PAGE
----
U.K.’s Court of Appeal ruled Data Retention and Investigatory Powers legislation suffers from lack of safeguards

The Court of Appeal on 30 January,2018 said the powers in the Data Retention and Investigatory Powers Act 2014, (DRIPA) which paved the way for the Investigatory Powers Act, 2016 did not restrict the accessing of confidential personal phone and web browsing records to investigations of serious crime, and allowed police and other public bodies to authorise their own access without adequate oversight. The provisions of Investigatory Powers Act, 2016 (known as the snooper’s charter) are effectively unlawful and must be urgently changed as per the Court. It further ruled that sections of the legislation contravened European Union law.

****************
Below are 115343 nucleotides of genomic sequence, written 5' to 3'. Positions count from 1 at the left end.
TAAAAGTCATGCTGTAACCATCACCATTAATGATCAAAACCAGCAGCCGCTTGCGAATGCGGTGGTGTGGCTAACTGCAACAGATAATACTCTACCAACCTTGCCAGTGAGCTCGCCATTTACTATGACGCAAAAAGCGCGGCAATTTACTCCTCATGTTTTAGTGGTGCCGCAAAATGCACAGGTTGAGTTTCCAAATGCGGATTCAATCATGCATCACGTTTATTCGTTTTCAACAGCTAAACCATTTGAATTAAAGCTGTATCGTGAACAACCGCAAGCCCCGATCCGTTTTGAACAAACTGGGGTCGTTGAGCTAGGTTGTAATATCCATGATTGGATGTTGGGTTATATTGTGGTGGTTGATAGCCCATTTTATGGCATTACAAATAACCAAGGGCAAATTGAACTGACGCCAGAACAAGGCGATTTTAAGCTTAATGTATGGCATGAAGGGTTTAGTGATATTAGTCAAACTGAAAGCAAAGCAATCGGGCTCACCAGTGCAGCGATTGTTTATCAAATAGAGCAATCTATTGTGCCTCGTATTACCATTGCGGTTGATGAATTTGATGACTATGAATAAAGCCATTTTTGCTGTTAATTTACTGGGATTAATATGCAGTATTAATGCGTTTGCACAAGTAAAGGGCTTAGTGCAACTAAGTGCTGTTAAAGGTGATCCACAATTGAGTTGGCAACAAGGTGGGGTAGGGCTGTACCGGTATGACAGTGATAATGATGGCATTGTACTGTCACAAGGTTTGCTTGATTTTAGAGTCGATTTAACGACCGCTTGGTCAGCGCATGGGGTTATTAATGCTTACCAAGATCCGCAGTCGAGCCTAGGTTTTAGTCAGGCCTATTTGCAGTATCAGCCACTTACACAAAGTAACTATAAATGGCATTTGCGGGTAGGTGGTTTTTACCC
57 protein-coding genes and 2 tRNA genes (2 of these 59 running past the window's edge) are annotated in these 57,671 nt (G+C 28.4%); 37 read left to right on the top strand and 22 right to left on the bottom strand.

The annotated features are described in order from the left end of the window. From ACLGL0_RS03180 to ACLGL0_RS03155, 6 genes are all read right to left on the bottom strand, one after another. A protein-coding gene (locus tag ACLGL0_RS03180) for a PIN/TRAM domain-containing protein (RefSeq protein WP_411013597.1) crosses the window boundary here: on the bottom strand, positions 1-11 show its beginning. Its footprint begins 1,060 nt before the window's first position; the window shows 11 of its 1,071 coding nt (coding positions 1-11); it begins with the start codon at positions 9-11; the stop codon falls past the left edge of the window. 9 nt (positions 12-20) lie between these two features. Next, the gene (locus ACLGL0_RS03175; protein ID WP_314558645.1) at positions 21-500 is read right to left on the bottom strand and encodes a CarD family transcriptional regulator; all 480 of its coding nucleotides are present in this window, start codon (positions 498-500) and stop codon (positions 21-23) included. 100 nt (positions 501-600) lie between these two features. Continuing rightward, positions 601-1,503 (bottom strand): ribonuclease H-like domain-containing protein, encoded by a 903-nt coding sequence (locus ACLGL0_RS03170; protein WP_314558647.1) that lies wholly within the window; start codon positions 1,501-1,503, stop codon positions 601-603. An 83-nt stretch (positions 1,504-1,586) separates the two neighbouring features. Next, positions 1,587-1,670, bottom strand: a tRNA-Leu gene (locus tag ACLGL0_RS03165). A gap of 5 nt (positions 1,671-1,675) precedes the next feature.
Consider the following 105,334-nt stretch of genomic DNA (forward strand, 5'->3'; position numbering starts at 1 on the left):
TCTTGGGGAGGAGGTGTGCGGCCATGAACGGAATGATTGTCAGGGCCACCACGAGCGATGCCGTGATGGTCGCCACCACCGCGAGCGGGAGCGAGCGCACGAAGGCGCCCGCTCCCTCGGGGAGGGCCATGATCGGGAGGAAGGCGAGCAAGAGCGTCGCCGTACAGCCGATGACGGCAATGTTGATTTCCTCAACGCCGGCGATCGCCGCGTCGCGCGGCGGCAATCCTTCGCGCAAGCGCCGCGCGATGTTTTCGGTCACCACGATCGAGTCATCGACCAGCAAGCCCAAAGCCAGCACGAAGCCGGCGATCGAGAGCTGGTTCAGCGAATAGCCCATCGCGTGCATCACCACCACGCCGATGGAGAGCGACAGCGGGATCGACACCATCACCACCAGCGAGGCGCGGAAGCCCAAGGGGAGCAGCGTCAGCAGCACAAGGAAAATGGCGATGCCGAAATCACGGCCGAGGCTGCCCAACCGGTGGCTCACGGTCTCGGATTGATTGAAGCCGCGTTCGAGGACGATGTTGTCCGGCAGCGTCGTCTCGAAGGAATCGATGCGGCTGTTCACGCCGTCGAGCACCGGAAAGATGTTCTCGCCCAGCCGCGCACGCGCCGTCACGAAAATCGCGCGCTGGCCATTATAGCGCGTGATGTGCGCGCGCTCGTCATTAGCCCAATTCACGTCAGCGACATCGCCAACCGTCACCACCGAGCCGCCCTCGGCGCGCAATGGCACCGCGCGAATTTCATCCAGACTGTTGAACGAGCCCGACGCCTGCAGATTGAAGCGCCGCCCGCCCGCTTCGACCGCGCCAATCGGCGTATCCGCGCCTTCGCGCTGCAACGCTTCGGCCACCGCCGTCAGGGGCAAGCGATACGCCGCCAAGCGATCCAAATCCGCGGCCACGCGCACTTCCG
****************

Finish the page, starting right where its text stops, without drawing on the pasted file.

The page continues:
The government defended its use of communications data to fight serious and organised crime.

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L&P Editorial Team

The Law & Practice Blog's editorial team.

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